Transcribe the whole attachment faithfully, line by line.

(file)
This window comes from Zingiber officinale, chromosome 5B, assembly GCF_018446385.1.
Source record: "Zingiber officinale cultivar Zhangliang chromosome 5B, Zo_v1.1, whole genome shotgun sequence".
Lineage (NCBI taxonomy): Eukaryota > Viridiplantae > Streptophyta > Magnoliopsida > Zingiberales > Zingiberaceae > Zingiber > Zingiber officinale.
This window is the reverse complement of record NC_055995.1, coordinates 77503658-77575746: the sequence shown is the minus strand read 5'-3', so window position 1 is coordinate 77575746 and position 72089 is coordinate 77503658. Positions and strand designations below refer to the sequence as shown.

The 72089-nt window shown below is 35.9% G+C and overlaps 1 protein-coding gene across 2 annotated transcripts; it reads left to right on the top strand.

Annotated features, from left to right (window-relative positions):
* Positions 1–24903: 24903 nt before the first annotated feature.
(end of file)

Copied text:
This window comes from Zingiber officinale, chromosome 5B, assembly GCF_018446385.1.
Source record: "Zingiber officinale cultivar Zhangliang chromosome 5B, Zo_v1.1, whole genome shotgun sequence".
Lineage (NCBI taxonomy): Eukaryota > Viridiplantae > Streptophyta > Magnoliopsida > Zingiberales > Zingiberaceae > Zingiber > Zingiber officinale.
This window is the reverse complement of record NC_055995.1, coordinates 77503658-77575746: the sequence shown is the minus strand read 5'-3', so window position 1 is coordinate 77575746 and position 72089 is coordinate 77503658. Positions and strand designations below refer to the sequence as shown.

The 72089-nt window shown below is 35.9% G+C and overlaps 1 protein-coding gene across 2 annotated transcripts; it reads left to right on the top strand.

Annotated features, from left to right (window-relative positions):
* Positions 1–24903: 24903 nt before the first annotated feature.